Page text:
The focus of this project was on clearly defining the causes of the onset and end of the induction period of alite, which controls set, strength, and subsequent microstructural development. The researchers simulated the presence of mineral and chemical admixtures by introducing aluminate and sulfate ions and organic retarders at ratios known to perturb normal hydration. They used new experimental methods capable of measuring chemical and microstructural changes on the nanometer to micron scale during hydration. The goal is to use this insight to improve the ability of the National Institute of Standards and Technology's (NIST’s) HydratiCA model to predict hydration kinetics and microstructure in the presence of supplementary cementitious materials, such as fly ash, slag, and metakaolin, as well as organic admixtures. This detailed understanding also will lead to improvement of the boundary nucleation and growth (BNG) model to permit prediction of hydration kinetics and setting behavior in a software tool that is powerful but simple enough to be used in the field.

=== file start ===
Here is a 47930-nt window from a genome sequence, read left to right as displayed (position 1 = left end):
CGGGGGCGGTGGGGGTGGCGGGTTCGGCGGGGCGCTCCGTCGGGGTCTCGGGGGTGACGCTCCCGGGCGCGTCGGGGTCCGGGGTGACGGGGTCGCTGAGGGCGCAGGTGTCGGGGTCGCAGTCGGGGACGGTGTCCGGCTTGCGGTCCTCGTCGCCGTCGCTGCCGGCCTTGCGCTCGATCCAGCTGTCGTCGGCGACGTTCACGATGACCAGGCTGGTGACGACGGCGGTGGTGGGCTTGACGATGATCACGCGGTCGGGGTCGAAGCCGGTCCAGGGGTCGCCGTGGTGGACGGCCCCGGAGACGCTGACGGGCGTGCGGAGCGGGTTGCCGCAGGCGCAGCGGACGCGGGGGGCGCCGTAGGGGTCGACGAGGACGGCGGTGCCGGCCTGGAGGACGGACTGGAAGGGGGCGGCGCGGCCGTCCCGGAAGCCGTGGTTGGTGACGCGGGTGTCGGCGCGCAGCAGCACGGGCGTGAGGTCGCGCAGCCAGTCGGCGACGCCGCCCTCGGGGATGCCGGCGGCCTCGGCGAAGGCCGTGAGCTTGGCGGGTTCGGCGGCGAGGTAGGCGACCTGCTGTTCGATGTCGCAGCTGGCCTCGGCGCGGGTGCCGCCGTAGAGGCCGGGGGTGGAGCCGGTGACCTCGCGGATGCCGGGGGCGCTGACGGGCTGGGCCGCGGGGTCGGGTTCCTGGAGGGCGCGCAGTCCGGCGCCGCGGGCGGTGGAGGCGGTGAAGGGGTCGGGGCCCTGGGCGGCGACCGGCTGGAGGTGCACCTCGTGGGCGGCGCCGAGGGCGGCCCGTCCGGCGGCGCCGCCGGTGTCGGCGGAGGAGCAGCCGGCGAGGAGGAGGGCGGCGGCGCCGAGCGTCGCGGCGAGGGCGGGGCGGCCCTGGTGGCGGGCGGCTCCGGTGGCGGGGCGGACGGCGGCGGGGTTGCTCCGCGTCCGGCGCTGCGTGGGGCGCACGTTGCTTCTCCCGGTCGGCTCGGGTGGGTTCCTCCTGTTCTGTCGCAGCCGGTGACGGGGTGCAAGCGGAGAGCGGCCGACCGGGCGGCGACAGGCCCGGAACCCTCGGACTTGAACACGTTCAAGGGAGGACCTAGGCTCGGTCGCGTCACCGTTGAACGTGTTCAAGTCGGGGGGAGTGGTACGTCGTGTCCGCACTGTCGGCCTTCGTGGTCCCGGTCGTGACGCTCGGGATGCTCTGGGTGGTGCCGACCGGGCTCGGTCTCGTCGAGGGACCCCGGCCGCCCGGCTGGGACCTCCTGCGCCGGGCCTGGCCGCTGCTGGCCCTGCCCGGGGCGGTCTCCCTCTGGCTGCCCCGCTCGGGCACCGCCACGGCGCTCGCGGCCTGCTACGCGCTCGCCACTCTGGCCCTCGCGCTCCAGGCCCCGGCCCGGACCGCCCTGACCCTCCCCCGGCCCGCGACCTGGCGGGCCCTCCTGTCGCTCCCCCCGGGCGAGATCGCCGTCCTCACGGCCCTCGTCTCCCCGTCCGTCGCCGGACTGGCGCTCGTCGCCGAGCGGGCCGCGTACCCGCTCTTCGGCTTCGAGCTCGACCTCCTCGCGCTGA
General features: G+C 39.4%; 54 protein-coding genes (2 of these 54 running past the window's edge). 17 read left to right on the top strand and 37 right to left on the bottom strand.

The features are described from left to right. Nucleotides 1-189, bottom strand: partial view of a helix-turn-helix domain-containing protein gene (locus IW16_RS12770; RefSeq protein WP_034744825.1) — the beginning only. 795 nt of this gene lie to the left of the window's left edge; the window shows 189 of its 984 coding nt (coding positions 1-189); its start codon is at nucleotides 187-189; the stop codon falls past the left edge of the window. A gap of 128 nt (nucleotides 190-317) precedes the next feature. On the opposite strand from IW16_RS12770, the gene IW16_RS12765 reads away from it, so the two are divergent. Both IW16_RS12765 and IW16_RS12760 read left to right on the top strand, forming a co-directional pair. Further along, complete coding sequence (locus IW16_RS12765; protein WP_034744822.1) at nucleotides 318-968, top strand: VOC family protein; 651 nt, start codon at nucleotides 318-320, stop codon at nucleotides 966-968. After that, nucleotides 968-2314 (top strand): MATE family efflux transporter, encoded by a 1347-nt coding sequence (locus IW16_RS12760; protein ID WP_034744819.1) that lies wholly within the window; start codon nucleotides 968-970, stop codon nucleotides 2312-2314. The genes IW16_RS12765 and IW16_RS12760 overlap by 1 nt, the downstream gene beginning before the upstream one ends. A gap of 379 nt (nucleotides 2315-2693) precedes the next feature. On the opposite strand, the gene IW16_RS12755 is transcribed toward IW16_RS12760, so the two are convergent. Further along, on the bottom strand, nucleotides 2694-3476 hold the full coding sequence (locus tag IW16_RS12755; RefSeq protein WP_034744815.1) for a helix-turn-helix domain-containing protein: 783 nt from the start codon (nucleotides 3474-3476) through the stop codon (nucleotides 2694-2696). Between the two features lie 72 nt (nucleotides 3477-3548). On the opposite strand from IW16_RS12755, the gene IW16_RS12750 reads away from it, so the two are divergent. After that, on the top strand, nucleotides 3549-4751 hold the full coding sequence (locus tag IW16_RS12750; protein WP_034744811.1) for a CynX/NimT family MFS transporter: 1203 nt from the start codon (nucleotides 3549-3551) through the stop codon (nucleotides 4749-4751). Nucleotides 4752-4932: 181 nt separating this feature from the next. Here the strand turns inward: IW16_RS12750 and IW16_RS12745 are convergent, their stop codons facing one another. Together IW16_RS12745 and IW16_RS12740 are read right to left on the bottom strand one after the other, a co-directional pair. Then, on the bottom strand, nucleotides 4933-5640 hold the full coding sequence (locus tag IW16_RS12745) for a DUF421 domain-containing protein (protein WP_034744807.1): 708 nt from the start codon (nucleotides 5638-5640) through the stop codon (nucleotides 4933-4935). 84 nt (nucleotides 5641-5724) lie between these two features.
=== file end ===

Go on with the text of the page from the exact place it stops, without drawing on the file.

This project's breakthroughs in the measurement and analysis of concrete materials are matched by modeling advances that help researchers better design and interpret experiments. The resulting new understanding of hydration mechanisms and development has been used by the project researchers to improve the HydratiCA model developed by NIST, which is currently the most sophisticated tool for simulating hydration. The improved model will be able to generate both microscale and macroscale predictions of hydration behavior under a much wider range of conditions than previously possible. Researchers also have developed SimBNG, a boundary nucleation and growth model that is powerful but also fast enough and simple enough to be used in the field.